Navigation Antenna, Receiving Signals

Navigation Antenna, Receiving Signals #

To navigate to its destination and communicate with air traffic control and/or other aircraft, an airplane uses a variety of radio frequencies. To do this, the onboard radio equipment employs a variety of antenna types like a Navigation Antenna for instance, each intended for a specific frequency range.

Each of these antennas has its own frequency and application characteristics, as well as its own position aboard the aircraft. Even the link between the antenna and the avionics is governed by its own set of rules.

Some may question if the aircraft antennae can be painted. That depends on the type of paint used, as well as the antenna’s frequency and bandwidth; consult the antenna’s manufacturer or simply don’t paint them.
Even easier!

Navigation #

The frequency ranges used in aircraft navigation with are larger than those used in voice communications. In the UHF frequency ranges, LORAN-C in the LF range and LORAN-A in the MF band, VOR ILS Glide path, and GPS are used. They can both be used simultaneously. The rationale for employing all of these frequency bands evolved over time.


In aviation, LORAN-C in the LF band isn’t as prevalent as it formerly was, although it can be more dependable because the transmitters have far higher power than spaced-based GPS. 90 – 110 kHz is the frequency range employed. The application is now mostly used in the maritime industry as it is being phased out.


Because these systems utilize low-frequency signals (LF band: 30 – 300 kHz), their antennas are much larger than a VHF communications antenna. The antenna system comprises of a long wire and tail, as well as a loop-shaped sensing antenna. The signals are then electronically merged, allowing the receiver to find and indicate the NDB station’s direction.


VOR radio stations operate between 112 and 118 MHz on the VHF band (ILS localizers operate between 108 and 112 MHz). Glide slope frequencies are three times those of the VOR and can be found around 328-335 MHz UHF). Because the transmissions are horizontally polarized, you’ll require a horizontally mounted antenna. Many aircraft have the dipole mounted on the vertical fin, although there have also been aircraft with the antenna mounted on the bottom of the tail.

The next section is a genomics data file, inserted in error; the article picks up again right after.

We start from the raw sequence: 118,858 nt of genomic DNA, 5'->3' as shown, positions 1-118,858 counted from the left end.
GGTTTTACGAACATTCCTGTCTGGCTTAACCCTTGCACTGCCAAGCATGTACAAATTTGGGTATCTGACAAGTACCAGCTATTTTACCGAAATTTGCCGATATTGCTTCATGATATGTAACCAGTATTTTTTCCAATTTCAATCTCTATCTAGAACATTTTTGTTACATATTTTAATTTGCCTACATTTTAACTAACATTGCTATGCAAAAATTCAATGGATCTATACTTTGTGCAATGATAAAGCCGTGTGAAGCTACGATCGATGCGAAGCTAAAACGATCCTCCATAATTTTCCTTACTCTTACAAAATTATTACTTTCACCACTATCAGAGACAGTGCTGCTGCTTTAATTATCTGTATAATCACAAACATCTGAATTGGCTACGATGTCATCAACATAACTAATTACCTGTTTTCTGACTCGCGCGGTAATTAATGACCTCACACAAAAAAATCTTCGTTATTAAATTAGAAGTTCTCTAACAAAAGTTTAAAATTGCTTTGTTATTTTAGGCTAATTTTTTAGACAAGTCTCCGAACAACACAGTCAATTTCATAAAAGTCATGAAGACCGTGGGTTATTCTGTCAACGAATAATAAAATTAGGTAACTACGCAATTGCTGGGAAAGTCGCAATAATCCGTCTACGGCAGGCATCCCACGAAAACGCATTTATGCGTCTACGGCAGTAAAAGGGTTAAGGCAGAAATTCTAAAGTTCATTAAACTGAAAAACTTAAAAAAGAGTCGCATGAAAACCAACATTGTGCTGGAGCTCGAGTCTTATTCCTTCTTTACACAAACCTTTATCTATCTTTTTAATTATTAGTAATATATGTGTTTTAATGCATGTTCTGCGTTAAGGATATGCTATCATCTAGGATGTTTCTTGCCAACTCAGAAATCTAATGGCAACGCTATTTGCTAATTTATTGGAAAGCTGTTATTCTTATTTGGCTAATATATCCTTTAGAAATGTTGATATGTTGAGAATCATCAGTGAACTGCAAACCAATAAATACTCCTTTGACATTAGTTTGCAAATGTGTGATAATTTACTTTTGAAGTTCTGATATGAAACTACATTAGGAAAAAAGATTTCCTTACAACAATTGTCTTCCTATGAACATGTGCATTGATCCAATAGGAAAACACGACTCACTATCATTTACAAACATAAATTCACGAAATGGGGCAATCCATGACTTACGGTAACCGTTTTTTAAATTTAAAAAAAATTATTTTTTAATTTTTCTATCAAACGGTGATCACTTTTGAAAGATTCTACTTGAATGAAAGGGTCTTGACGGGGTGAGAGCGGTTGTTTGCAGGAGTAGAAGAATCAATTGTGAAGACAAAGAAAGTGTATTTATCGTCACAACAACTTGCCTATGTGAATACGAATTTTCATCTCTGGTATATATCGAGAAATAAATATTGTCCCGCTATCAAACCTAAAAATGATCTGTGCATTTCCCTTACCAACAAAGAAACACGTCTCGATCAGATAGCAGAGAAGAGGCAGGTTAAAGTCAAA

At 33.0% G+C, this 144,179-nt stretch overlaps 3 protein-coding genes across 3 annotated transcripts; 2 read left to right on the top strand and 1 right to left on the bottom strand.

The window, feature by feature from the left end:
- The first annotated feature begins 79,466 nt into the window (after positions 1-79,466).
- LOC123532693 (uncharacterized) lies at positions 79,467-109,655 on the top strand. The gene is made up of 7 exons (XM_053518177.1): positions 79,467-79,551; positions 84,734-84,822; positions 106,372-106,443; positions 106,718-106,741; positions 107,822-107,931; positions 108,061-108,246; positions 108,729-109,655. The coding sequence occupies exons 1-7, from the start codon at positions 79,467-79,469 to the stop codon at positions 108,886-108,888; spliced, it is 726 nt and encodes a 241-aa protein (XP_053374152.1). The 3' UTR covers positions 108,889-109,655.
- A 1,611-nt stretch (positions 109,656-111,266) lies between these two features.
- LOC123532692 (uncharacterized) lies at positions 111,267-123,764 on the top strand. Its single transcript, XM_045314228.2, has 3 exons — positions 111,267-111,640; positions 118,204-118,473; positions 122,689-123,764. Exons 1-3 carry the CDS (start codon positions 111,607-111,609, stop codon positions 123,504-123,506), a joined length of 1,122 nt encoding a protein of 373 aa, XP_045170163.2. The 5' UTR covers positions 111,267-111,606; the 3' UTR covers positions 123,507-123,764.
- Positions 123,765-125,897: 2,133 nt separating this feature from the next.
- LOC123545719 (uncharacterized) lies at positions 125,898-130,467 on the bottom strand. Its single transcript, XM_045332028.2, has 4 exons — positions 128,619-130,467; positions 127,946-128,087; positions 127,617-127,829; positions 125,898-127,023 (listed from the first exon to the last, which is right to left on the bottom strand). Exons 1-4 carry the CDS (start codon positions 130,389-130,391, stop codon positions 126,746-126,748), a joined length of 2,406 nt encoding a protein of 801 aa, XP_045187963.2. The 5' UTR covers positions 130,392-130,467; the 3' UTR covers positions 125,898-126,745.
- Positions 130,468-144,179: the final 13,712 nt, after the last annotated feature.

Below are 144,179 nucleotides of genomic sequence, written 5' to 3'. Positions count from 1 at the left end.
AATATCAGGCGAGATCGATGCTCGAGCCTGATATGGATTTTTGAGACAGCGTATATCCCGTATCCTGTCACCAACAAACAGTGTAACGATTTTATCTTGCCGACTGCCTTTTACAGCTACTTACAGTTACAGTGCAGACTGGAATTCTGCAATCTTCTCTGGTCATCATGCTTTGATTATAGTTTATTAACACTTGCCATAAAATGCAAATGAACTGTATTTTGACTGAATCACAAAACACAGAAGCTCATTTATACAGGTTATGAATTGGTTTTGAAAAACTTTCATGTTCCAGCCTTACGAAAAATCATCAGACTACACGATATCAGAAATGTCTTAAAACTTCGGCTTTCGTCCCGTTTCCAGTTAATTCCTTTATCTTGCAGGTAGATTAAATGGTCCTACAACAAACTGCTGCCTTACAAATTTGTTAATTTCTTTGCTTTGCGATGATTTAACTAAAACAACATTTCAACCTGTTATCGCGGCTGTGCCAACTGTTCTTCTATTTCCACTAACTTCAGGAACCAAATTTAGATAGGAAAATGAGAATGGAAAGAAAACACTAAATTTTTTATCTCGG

Because this antenna bends backwards and forwards, it is sensitive in all directions (omni). Another benefit is that by bending the radiators, it may be used with coax wire with a 50 ohm impedance. A standard open dipole has a 73 ohm impedence and should not be used with a 50 ohm cable or radio. Performance suffers as a result of the mismatch. A Balun (transformer) was previously mentioned as a solution to this problem.

Tactical Air Navigation Air & VOR (TACAN – VORTAC) #

TACAN is a UHF radio navigation system used by the military to provide combined azimuth and distance information. This TACAN system’s DME component is accessible for civil usage. VOR and TACAN are co-located at some military airports, and these facilities are known as VORTACc (short for VOR and TACAN).

The ILS landing system includes marker beacons. They use the frequency 75 MHz and have receivers built into the intercom system (Garmin, Bendix King and others). The antenna is usually a boat-style device that is mounted in the middle of the fuselage under the plane. The transmitters are spaced at predefined intervals along the runway’s centerline.

GPS / Navstar #

These frequencies are commonly found between 1176 and 1379 MHz in the UHF spectrum. In around 1.5 hours, the signal is delivered by at least 24 low-altitude satellites orbiting the Earth (there are more for backup purposes). This signal is circularly polarized, and the antenna must be mounted on top of the airplane in order for it to ‘see’ the sky. Weather or ionospheric impacts produced by solar flares or day/night variations have little effect on reception.

A GPS antenna is ‘active,’ which means it has an amplifier built in next to it to boost satellite signals and compensate for cable losses. Any excellent UHF cable, such as the LMR-400, would suffice. Because the amplifier is fed by this connection, it must not be shorted. This antenna is mounted on the aircraft’s roof to allow it to ‘see’ GPS satellites.

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